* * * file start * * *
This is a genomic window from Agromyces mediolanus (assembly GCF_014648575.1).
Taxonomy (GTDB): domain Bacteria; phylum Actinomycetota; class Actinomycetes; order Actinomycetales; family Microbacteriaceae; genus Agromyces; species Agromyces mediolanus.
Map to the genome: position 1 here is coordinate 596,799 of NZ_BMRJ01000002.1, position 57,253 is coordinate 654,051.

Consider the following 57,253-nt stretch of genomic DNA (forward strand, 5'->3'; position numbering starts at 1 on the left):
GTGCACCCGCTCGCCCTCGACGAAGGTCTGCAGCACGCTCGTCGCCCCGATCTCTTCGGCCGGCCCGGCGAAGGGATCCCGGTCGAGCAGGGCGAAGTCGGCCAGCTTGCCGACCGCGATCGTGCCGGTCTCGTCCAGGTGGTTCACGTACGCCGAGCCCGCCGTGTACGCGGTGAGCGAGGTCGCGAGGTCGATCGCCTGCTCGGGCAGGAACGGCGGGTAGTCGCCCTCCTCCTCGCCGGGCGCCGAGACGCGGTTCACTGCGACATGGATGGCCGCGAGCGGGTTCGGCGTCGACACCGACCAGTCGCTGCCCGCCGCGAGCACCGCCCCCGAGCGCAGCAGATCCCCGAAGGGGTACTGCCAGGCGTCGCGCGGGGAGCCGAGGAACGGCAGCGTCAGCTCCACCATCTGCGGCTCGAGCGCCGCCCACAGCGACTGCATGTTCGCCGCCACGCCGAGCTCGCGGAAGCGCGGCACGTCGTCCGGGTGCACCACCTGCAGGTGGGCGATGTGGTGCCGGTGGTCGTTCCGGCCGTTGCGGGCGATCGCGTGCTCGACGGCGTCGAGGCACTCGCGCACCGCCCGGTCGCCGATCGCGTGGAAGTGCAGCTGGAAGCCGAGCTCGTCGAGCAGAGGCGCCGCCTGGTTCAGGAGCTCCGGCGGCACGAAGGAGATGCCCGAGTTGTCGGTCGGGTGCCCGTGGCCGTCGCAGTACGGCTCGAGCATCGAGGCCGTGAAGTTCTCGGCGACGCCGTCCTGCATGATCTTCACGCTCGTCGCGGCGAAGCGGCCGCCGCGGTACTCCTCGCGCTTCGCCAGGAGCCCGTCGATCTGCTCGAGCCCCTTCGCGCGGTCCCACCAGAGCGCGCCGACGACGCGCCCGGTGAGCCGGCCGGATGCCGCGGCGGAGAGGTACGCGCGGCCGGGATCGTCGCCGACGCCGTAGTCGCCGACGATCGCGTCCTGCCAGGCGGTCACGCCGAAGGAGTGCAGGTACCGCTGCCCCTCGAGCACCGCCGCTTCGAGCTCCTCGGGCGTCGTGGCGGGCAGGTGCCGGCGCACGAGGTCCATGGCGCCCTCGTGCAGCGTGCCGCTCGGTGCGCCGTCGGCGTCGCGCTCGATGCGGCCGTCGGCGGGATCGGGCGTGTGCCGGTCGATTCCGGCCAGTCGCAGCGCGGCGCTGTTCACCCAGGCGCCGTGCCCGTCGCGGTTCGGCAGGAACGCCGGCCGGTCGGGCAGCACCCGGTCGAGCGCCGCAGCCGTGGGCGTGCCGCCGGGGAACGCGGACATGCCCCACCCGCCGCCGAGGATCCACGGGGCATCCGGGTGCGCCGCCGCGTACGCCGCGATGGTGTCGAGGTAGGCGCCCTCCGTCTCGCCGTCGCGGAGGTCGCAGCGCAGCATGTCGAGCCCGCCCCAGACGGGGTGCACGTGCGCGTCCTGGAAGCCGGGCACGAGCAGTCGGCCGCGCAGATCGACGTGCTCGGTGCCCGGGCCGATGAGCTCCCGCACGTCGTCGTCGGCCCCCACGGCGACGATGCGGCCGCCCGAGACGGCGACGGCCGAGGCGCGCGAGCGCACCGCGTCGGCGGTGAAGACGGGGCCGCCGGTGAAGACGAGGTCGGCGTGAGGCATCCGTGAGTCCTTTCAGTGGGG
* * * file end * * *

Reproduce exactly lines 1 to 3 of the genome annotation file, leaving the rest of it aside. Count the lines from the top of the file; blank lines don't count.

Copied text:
This is a genomic window from Agromyces mediolanus (assembly GCF_014648575.1).
Taxonomy (GTDB): domain Bacteria; phylum Actinomycetota; class Actinomycetes; order Actinomycetales; family Microbacteriaceae; genus Agromyces; species Agromyces mediolanus.
Map to the genome: position 1 here is coordinate 596,799 of NZ_BMRJ01000002.1, position 57,253 is coordinate 654,051.